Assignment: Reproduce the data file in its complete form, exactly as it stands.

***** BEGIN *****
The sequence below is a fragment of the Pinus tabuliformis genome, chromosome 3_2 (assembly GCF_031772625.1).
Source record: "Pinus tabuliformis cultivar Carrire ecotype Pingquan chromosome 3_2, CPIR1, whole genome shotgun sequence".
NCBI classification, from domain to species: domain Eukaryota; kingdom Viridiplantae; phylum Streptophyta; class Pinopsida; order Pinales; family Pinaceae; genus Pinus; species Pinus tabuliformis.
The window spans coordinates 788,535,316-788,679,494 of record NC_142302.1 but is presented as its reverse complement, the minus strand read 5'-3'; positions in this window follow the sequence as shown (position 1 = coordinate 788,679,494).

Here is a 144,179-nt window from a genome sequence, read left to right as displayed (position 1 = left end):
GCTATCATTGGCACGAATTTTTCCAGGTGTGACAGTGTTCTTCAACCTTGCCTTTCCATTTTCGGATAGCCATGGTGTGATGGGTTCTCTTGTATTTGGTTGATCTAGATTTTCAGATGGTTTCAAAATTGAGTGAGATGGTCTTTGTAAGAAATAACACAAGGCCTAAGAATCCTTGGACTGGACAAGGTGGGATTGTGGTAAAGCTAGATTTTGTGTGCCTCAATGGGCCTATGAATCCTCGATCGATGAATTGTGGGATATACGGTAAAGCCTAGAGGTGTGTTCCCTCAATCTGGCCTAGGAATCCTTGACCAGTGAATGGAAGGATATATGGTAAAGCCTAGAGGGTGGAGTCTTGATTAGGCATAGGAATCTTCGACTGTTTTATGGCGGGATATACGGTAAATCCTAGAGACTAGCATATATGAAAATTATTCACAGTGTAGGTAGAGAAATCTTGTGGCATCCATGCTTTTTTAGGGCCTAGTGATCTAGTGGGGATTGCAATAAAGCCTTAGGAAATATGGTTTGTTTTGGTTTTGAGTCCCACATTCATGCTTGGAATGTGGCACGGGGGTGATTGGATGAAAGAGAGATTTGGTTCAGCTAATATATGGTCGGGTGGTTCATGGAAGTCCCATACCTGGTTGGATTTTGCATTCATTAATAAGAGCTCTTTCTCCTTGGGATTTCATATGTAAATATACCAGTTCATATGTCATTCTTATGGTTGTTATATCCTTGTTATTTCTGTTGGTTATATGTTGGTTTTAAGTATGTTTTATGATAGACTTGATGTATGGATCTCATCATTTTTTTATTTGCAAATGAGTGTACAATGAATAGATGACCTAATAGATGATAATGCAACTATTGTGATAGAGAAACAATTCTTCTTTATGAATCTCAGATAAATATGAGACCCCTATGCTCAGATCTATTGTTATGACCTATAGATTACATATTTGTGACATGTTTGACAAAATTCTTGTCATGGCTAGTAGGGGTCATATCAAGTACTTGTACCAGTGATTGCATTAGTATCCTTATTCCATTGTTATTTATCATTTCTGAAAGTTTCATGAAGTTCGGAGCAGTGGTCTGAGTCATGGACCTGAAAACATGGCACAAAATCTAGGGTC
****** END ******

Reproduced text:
The sequence below is a fragment of the Pinus tabuliformis genome, chromosome 3_2 (assembly GCF_031772625.1).
Source record: "Pinus tabuliformis cultivar Carrire ecotype Pingquan chromosome 3_2, CPIR1, whole genome shotgun sequence".
NCBI classification, from domain to species: domain Eukaryota; kingdom Viridiplantae; phylum Streptophyta; class Pinopsida; order Pinales; family Pinaceae; genus Pinus; species Pinus tabuliformis.
The window spans coordinates 788,535,316-788,679,494 of record NC_142302.1 but is presented as its reverse complement, the minus strand read 5'-3'; positions in this window follow the sequence as shown (position 1 = coordinate 788,679,494).

Here is a 144,179-nt window from a genome sequence, read left to right as displayed (position 1 = left end):
GCTATCATTGGCACGAATTTTTCCAGGTGTGACAGTGTTCTTCAACCTTGCCTTTCCATTTTCGGATAGCCATGGTGTGATGGGTTCTCTTGTATTTGGTTGATCTAGATTTTCAGATGGTTTCAAAATTGAGTGAGATGGTCTTTGTAAGAAATAACACAAGGCCTAAGAATCCTTGGACTGGACAAGGTGGGATTGTGGTAAAGCTAGATTTTGTGTGCCTCAATGGGCCTATGAATCCTCGATCGATGAATTGTGGGATATACGGTAAAGCCTAGAGGTGTGTTCCCTCAATCTGGCCTAGGAATCCTTGACCAGTGAATGGAAGGATATATGGTAAAGCCTAGAGGGTGGAGTCTTGATTAGGCATAGGAATCTTCGACTGTTTTATGGCGGGATATACGGTAAATCCTAGAGACTAGCATATATGAAAATTATTCACAGTGTAGGTAGAGAAATCTTGTGGCATCCATGCTTTTTTAGGGCCTAGTGATCTAGTGGGGATTGCAATAAAGCCTTAGGAAATATGGTTTGTTTTGGTTTTGAGTCCCACATTCATGCTTGGAATGTGGCACGGGGGTGATTGGATGAAAGAGAGATTTGGTTCAGCTAATATATGGTCGGGTGGTTCATGGAAGTCCCATACCTGGTTGGATTTTGCATTCATTAATAAGAGCTCTTTCTCCTTGGGATTTCATATGTAAATATACCAGTTCATATGTCATTCTTATGGTTGTTATATCCTTGTTATTTCTGTTGGTTATATGTTGGTTTTAAGTATGTTTTATGATAGACTTGATGTATGGATCTCATCATTTTTTTATTTGCAAATGAGTGTACAATGAATAGATGACCTAATAGATGATAATGCAACTATTGTGATAGAGAAACAATTCTTCTTTATGAATCTCAGATAAATATGAGACCCCTATGCTCAGATCTATTGTTATGACCTATAGATTACATATTTGTGACATGTTTGACAAAATTCTTGTCATGGCTAGTAGGGGTCATATCAAGTACTTGTACCAGTGATTGCATTAGTATCCTTATTCCATTGTTATTTATCATTTCTGAAAGTTTCATGAAGTTCGGAGCAGTGGTCTGAGTCATGGACCTGAAAACATGGCACAAAATCTAGGGTC